Now, it’s time to actually start designing your shirt! This is where you choose the actual layout of your design, and mock it up—meaning, you’ll preview what it’s actually going to look like on a t-shirt. At this stage, it’s important to find a plain, t-shirt mockup image to guide your design. This will ensure you’re working with the correct dimensions, spacing and scale. If you are working with a company that prints the t-shirts for you, they will often have their own tool to do this.
Mocking up your t-shirt is usually the last stage in the design process before you get it printed. So, be sure to carefully consider how your overall composition works together. Have you given your text and graphics plenty of negative space to breathe? Is the spacing between all your design elements even? Does your layout look balanced and pleasing to the eye? Asking yourself these questions—or asking others for feedback—can make or break your final product.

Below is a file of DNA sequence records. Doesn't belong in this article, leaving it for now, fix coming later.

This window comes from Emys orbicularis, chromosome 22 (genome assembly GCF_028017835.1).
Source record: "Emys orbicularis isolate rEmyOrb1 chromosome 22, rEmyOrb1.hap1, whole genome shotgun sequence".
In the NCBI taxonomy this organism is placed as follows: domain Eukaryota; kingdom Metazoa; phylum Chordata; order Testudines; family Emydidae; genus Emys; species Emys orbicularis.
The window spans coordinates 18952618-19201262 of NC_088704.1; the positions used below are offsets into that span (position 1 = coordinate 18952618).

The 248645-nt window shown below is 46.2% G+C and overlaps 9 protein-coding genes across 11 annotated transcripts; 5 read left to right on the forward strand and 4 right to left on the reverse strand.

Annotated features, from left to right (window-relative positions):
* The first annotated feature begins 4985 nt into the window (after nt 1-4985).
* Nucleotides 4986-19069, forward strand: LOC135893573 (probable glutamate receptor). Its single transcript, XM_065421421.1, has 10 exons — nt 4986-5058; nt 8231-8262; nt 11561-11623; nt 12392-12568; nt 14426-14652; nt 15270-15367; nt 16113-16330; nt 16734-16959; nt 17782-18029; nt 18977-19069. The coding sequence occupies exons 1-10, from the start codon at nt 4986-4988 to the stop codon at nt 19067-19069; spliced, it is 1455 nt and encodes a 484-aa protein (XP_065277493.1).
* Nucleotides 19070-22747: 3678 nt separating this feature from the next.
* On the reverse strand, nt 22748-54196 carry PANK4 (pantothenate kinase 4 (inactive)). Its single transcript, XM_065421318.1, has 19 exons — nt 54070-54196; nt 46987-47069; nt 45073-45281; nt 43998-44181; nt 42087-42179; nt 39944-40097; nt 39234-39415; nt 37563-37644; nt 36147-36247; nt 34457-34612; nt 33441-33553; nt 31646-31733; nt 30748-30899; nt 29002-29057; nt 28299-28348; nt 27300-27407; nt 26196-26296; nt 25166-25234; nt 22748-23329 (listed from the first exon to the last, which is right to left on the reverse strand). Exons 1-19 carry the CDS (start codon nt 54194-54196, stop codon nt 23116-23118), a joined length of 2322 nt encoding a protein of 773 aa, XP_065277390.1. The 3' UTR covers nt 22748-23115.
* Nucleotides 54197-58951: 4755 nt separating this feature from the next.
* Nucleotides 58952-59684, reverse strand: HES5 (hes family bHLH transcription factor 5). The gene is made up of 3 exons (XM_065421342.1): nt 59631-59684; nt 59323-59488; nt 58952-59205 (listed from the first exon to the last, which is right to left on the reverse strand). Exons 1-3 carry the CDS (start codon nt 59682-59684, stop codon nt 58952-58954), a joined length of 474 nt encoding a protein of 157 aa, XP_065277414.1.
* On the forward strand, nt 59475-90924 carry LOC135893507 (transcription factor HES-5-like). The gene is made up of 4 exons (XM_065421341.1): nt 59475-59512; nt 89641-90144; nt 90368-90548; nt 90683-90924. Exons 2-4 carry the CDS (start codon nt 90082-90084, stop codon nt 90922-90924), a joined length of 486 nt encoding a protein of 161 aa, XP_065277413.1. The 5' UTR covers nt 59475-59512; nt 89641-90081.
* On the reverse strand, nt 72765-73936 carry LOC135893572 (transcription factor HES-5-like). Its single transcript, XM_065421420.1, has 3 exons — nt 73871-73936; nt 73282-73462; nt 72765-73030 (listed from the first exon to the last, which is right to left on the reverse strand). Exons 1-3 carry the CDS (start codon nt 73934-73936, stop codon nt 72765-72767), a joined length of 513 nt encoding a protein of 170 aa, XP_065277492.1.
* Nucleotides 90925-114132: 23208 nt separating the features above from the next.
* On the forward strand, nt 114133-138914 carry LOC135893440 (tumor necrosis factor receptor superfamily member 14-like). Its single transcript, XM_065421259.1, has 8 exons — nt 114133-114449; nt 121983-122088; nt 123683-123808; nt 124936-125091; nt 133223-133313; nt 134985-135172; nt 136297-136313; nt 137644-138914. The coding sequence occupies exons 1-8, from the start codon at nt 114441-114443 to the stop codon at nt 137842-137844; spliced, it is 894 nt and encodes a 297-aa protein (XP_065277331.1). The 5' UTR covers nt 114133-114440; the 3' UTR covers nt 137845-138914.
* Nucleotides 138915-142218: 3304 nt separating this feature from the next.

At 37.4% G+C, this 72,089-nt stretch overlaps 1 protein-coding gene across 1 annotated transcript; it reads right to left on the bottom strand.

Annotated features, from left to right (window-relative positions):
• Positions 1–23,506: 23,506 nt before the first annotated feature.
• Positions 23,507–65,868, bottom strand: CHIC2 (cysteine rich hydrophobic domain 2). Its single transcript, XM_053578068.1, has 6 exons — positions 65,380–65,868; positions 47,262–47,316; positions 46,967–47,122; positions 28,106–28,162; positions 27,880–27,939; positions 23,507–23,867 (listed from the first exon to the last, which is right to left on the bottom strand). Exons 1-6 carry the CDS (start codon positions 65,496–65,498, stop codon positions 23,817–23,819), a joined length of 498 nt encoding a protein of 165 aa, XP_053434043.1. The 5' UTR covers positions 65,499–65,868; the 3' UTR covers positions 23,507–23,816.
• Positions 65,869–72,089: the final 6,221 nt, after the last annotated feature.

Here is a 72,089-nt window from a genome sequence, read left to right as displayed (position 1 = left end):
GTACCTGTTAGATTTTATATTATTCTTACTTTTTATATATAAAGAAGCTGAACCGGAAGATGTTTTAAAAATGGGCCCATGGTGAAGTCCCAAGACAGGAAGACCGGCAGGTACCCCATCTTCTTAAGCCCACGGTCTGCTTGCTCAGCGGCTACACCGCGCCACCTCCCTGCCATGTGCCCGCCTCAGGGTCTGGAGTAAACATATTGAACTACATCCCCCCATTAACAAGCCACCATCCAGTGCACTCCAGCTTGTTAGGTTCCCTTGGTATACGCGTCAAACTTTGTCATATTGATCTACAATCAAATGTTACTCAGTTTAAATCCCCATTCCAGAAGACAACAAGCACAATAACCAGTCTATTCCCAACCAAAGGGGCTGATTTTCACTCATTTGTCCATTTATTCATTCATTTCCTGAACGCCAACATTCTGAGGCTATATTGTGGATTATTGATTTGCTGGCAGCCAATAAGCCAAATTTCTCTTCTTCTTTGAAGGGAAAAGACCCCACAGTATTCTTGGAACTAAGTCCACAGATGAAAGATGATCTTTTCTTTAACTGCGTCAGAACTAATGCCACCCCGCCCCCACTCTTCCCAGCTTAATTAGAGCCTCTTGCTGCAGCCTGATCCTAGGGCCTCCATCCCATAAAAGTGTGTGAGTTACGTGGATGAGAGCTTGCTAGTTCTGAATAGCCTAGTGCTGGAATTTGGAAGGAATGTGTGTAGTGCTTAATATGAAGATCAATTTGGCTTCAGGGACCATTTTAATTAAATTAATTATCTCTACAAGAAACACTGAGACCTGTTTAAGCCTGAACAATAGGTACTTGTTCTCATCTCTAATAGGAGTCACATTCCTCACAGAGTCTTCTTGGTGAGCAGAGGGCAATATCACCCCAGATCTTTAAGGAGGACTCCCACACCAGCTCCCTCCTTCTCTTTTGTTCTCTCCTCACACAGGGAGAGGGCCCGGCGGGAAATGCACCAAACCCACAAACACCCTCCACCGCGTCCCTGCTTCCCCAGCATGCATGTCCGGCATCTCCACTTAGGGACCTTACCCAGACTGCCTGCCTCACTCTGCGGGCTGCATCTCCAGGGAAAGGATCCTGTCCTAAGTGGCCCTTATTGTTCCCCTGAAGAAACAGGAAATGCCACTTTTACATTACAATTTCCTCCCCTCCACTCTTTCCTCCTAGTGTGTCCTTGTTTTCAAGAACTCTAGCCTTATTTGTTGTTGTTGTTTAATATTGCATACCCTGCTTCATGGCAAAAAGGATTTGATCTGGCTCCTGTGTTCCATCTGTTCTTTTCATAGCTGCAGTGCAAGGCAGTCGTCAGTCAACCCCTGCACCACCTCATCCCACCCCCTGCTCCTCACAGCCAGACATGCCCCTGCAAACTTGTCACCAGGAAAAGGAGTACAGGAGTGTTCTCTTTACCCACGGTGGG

Think about the shirts you already have in your wardrobe. Chances are, they not only look different, but have various textures and feels. Not all t-shirt materials are created equal, so it’s crucial to make sure yours fit your needs and budget.
Firstly, consider what material you will have your t-shirt printed onto. Cotton is a very popular option, as it’s affordable, easy to print onto and easy to wash. Another common choice is 50% cotton and 50% polyester, as this tends to have a softer feel.
Consider heading to your local store, to get a bit of a feel (literally!) for the different t-shirt fabrics on offer. At Canva, we print t-shirts onto 100% ComfortSoft fabric, a comfortable and slim fitting material.
Another decision you’ll need to make is what t-shirt cut you’ll go with. There are many different styles of t-shirts, from V-necks and raglan sleeves to crewnecks. Here, it’s important to consider the preferences, lifestyle and needs of potential wearers. Canva’s custom t-shirts feature a classic round neck, a versatile and popular choice for both men and women.
One of Canva’s tees in action.Check out Canva’s Pink Technology Lifestyle and Hobbies T-Shirt to get the look.